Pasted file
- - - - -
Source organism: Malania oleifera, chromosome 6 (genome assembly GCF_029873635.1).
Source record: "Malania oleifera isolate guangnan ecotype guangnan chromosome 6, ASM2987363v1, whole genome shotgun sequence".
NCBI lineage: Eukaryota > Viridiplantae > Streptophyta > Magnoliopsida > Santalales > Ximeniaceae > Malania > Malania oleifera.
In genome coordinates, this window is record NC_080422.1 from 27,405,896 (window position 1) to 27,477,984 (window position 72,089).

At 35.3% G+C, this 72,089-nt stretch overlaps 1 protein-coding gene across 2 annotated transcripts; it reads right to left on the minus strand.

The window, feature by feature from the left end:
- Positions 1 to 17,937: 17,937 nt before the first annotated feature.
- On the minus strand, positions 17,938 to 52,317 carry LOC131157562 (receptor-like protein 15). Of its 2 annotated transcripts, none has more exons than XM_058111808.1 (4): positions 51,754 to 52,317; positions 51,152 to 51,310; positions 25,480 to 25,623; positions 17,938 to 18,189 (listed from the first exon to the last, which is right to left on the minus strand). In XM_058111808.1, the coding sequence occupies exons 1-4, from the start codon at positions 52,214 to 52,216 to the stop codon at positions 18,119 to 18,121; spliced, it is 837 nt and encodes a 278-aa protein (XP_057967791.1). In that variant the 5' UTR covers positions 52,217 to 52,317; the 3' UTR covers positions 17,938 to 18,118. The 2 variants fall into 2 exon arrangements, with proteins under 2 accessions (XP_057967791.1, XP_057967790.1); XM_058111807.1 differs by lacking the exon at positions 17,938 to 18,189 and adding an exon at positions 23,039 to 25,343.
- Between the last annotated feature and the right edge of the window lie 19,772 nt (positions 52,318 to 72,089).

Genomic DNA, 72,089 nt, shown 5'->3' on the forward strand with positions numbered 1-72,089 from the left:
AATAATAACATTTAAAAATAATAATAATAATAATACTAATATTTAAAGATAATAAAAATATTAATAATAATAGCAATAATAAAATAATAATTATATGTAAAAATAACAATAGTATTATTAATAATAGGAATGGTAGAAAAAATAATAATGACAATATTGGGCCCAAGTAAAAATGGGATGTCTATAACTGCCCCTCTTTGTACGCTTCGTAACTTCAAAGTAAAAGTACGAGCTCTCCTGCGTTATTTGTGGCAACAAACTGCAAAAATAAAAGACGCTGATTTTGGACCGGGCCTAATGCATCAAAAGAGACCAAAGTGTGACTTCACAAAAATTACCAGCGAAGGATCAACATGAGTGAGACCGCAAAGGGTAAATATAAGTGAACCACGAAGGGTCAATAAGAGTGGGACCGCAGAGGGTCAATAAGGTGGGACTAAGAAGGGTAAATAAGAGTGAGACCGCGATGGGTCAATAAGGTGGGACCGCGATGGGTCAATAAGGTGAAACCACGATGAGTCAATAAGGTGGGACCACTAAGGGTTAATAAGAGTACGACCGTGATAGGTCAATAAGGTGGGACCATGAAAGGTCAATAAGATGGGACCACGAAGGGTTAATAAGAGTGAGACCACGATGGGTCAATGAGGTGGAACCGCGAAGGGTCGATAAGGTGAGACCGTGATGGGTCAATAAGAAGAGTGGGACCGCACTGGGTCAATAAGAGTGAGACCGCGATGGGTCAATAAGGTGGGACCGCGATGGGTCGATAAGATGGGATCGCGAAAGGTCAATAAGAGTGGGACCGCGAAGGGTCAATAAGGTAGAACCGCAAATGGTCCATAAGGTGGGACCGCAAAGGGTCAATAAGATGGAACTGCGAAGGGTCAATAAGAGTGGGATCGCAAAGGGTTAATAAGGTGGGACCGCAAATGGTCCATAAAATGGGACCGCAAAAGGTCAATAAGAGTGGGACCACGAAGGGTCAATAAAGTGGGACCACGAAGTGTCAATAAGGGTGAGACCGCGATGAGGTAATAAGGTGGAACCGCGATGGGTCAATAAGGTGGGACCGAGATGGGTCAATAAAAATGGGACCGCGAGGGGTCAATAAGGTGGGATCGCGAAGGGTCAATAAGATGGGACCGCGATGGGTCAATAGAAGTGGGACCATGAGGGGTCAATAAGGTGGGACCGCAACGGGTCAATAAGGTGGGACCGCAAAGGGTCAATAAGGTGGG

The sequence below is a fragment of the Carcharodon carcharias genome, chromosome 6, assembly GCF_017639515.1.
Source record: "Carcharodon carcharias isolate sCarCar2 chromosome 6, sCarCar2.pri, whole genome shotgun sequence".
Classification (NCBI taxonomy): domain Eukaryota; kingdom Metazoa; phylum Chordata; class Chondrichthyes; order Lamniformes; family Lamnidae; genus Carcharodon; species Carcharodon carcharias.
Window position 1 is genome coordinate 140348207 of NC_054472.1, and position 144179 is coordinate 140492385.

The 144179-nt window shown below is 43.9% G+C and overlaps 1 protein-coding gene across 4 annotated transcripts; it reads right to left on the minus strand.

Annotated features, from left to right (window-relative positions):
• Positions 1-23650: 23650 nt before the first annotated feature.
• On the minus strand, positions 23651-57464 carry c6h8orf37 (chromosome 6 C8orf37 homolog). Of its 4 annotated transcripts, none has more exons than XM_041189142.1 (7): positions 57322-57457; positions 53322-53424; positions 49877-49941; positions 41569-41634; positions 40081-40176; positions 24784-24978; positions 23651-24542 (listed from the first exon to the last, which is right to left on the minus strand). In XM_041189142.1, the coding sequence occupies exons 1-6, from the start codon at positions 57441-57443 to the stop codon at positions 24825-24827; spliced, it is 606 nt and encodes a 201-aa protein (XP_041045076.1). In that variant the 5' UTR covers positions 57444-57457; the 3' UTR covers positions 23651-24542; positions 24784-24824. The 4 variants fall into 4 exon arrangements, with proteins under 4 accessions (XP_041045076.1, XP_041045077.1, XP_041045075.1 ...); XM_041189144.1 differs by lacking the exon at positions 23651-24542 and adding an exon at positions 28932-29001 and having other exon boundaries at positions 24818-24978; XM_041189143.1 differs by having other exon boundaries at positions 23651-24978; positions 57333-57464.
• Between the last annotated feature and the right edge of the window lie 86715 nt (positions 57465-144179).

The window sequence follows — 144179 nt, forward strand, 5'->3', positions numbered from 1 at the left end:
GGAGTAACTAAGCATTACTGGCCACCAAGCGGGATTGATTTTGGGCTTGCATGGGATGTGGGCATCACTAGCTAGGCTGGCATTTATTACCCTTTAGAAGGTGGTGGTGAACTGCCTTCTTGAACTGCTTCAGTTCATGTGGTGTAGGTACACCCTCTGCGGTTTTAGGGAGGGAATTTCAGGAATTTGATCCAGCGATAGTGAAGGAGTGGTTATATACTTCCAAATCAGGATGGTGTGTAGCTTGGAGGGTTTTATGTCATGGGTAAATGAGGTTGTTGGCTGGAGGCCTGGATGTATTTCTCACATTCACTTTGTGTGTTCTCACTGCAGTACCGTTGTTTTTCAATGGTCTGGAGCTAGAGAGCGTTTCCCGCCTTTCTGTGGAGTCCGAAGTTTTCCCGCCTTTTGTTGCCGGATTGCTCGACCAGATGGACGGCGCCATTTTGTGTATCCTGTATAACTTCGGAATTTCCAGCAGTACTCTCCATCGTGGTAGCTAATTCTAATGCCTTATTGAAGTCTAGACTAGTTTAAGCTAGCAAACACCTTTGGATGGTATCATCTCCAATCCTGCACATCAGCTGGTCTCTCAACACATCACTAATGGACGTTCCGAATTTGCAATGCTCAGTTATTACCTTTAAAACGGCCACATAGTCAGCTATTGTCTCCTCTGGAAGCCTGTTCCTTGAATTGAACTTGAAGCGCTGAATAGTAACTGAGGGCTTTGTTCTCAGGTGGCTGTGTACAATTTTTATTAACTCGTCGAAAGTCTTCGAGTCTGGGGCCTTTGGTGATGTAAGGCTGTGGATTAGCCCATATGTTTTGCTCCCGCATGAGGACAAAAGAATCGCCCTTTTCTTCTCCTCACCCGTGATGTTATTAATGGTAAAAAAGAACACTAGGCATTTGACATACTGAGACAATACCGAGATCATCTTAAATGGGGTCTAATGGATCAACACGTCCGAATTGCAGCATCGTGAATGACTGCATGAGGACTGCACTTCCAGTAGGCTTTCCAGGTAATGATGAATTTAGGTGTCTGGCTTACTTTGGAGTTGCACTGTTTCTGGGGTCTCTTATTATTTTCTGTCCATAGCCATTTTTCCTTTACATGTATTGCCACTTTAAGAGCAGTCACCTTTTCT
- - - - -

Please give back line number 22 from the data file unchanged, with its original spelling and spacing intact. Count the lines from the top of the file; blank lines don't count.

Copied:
GGAGTAACTAAGCATTACTGGCCACCAAGCGGGATTGATTTTGGGCTTGCATGGGATGTGGGCATCACTAGCTAGGCTGGCATTTATTACCCTTTAGAAGGTGGTGGTGAACTGCCTTCTTGAACTGCTTCAGTTCATGTGGTGTAGGTACACCCTCTGCGGTTTTAGGGAGGGAATTTCAGGAATTTGATCCAGCGATAGTGAAGGAGTGGTTATATACTTCCAAATCAGGATGGTGTGTAGCTTGGAGGGTTTTATGTCATGGGTAAATGAGGTTGTTGGCTGGAGGCCTGGATGTATTTCTCACATTCACTTTGTGTGTTCTCACTGCAGTACCGTTGTTTTTCAATGGTCTGGAGCTAGAGAGCGTTTCCCGCCTTTCTGTGGAGTCCGAAGTTTTCCCGCCTTTTGTTGCCGGATTGCTCGACCAGATGGACGGCGCCATTTTGTGTATCCTGTATAACTTCGGAATTTCCAGCAGTACTCTCCATCGTGGTAGCTAATTCTAATGCCTTATTGAAGTCTAGACTAGTTTAAGCTAGCAAACACCTTTGGATGGTATCATCTCCAATCCTGCACATCAGCTGGTCTCTCAACACATCACTAATGGACGTTCCGAATTTGCAATGCTCAGTTATTACCTTTAAAACGGCCACATAGTCAGCTATTGTCTCCTCTGGAAGCCTGTTCCTTGAATTGAACTTGAAGCGCTGAATAGTAACTGAGGGCTTTGTTCTCAGGTGGCTGTGTACAATTTTTATTAACTCGTCGAAAGTCTTCGAGTCTGGGGCCTTTGGTGATGTAAGGCTGTGGATTAGCCCATATGTTTTGCTCCCGCATGAGGACAAAAGAATCGCCCTTTTCTTCTCCTCACCCGTGATGTTATTAATGGTAAAAAAGAACACTAGGCATTTGACATACTGAGACAATACCGAGATCATCTTAAATGGGGTCTAATGGATCAACACGTCCGAATTGCAGCATCGTGAATGACTGCATGAGGACTGCACTTCCAGTAGGCTTTCCAGGTAATGATGAATTTAGGTGTCTGGCTTACTTTGGAGTTGCACTGTTTCTGGGGTCTCTTATTATTTTCTGTCCATAGCCATTTTTCCTTTACATGTATTGCCACTTTAAGAGCAGTCACCTTTTCT